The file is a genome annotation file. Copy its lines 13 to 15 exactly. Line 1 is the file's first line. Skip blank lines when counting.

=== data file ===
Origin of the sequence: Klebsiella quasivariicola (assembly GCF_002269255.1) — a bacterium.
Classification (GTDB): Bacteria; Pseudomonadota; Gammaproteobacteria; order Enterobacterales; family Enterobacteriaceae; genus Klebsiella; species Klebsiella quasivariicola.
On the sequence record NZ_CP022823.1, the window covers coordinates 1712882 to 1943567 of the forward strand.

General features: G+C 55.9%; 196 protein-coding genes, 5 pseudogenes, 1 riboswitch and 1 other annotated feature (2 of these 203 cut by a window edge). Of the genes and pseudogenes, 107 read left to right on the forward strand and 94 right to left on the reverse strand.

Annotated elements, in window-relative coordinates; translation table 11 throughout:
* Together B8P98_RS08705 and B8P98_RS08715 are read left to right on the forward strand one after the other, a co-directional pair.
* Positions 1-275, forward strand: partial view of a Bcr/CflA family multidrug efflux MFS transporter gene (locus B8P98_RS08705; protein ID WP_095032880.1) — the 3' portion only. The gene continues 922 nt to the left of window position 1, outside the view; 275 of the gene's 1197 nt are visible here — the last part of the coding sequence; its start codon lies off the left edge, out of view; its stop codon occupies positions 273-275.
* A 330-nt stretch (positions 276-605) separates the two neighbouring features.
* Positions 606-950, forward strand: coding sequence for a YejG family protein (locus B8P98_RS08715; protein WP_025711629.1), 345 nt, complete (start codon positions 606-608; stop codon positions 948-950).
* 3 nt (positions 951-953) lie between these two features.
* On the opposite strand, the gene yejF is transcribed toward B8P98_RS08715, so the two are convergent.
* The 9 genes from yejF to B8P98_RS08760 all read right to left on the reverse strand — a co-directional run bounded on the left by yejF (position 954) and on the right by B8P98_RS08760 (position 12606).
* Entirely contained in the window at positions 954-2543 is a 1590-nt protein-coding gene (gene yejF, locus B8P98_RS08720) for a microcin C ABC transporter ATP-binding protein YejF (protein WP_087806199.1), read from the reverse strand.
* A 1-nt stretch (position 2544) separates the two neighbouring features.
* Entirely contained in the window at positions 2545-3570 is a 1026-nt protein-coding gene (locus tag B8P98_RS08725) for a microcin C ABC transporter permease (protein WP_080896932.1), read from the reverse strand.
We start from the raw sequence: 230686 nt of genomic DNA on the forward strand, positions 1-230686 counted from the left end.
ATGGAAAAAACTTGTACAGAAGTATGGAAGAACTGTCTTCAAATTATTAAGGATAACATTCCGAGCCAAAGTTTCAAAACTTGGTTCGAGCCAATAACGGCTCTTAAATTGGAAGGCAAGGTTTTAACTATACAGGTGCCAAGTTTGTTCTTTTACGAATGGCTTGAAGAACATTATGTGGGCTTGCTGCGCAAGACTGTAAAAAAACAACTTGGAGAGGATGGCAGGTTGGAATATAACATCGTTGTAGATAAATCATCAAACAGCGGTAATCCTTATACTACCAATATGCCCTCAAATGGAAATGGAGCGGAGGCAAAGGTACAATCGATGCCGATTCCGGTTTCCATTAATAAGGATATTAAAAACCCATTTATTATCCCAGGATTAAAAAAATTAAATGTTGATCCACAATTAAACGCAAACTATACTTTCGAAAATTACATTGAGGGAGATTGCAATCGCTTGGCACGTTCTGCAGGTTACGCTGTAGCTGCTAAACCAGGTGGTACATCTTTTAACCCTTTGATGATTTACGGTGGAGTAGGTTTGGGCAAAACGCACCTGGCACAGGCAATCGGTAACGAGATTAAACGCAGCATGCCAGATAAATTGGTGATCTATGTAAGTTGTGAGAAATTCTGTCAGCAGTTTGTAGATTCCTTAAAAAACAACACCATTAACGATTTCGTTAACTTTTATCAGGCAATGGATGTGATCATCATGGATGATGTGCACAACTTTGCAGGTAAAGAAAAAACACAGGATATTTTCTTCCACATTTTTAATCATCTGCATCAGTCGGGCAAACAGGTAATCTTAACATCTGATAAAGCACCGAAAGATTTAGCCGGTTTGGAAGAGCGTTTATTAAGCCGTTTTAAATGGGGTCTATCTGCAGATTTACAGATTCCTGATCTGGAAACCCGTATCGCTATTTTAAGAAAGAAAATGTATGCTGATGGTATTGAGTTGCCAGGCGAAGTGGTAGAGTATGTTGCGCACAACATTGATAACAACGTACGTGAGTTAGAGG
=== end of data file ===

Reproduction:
* Entirely contained in the window at positions 954-2543 is a 1590-nt protein-coding gene (gene yejF, locus B8P98_RS08720) for a microcin C ABC transporter ATP-binding protein YejF (protein WP_087806199.1), read from the reverse strand.
* A 1-nt stretch (position 2544) separates the two neighbouring features.
* Entirely contained in the window at positions 2545-3570 is a 1026-nt protein-coding gene (locus tag B8P98_RS08725) for a microcin C ABC transporter permease (protein WP_080896932.1), read from the reverse strand.